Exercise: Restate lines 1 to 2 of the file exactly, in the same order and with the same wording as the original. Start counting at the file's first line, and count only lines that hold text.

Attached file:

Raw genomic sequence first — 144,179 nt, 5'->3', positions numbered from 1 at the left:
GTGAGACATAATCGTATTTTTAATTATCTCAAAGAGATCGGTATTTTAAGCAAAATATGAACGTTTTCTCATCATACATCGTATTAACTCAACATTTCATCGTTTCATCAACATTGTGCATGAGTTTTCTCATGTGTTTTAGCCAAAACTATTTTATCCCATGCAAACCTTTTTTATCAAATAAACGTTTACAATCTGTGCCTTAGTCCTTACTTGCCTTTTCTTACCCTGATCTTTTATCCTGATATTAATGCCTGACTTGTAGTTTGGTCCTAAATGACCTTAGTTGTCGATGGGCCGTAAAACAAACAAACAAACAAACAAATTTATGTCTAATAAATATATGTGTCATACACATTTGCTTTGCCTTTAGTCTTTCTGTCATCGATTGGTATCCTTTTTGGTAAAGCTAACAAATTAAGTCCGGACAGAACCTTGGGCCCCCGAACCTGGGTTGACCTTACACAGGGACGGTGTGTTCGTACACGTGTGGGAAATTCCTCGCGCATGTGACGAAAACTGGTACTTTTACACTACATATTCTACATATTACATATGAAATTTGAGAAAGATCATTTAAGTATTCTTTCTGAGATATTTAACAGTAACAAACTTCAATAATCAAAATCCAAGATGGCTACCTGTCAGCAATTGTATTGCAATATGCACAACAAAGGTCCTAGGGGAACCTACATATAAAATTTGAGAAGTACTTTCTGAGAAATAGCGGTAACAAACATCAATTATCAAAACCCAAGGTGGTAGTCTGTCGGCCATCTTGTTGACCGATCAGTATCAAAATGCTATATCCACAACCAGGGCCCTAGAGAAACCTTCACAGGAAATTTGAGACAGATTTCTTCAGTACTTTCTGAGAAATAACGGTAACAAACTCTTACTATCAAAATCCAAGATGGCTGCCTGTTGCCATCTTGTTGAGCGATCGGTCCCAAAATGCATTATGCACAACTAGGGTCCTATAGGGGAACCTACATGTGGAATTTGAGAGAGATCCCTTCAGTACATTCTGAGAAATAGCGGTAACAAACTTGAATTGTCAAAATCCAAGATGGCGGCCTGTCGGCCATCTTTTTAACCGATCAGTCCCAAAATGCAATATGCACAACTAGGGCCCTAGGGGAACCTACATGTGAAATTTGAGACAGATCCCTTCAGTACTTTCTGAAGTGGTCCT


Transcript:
Raw genomic sequence first — 144,179 nt, 5'->3', positions numbered from 1 at the left:
GTGAGACATAATCGTATTTTTAATTATCTCAAAGAGATCGGTATTTTAAGCAAAATATGAACGTTTTCTCATCATACATCGTATTAACTCAACATTTCATCGTTTCATCAACATTGTGCATGAGTTTTCTCATGTGTTTTAGCCAAAACTATTTTATCCCATGCAAACCTTTTTTATCAAATAAACGTTTACAATCTGTGCCTTAGTCCTTACTTGCCTTTTCTTACCCTGATCTTTTATCCTGATATTAATGCCTGACTTGTAGTTTGGTCCTAAATGACCTTAGTTGTCGATGGGCCGTAAAACAAACAAACAAACAAACAAATTTATGTCTAATAAATATATGTGTCATACACATTTGCTTTGCCTTTAGTCTTTCTGTCATCGATTGGTATCCTTTTTGGTAAAGCTAACAAATTAAGTCCGGACAGAACCTTGGGCCCCCGAACCTGGGTTGACCTTACACAGGGACGGTGTGTTCGTACACGTGTGGGAAATTCCTCGCGCATGTGACGAAAACTGGTACTTTTACACTACATATTCTACATATTACATATGAAATTTGAGAAAGATCATTTAAGTATTCTTTCTGAGATATTTAACAGTAACAAACTTCAATAATCAAAATCCAAGATGGCTACCTGTCAGCAATTGTATTGCAATATGCACAACAAAGGTCCTAGGGGAACCTACATATAAAATTTGAGAAGTACTTTCTGAGAAATAGCGGTAACAAACATCAATTATCAAAACCCAAGGTGGTAGTCTGTCGGCCATCTTGTTGACCGATCAGTATCAAAATGCTATATCCACAACCAGGGCCCTAGAGAAACCTTCACAGGAAATTTGAGACAGATTTCTTCAGTACTTTCTGAGAAATAACGGTAACAAACTCTTACTATCAAAATCCAAGATGGCTGCCTGTTGCCATCTTGTTGAGCGATCGGTCCCAAAATGCATTATGCACAACTAGGGTCCTATAGGGGAACCTACATGTGGAATTTGAGAGAGATCCCTTCAGTACATTCTGAGAAATAGCGGTAACAAACTTGAATTGTCAAAATCCAAGATGGCGGCCTGTCGGCCATCTTTTTAACCGATCAGTCCCAAAATGCAATATGCACAACTAGGGCCCTAGGGGAACCTACATGTGAAATTTGAGACAGATCCCTTCAGTACTTTCTGAAGTGGTCCT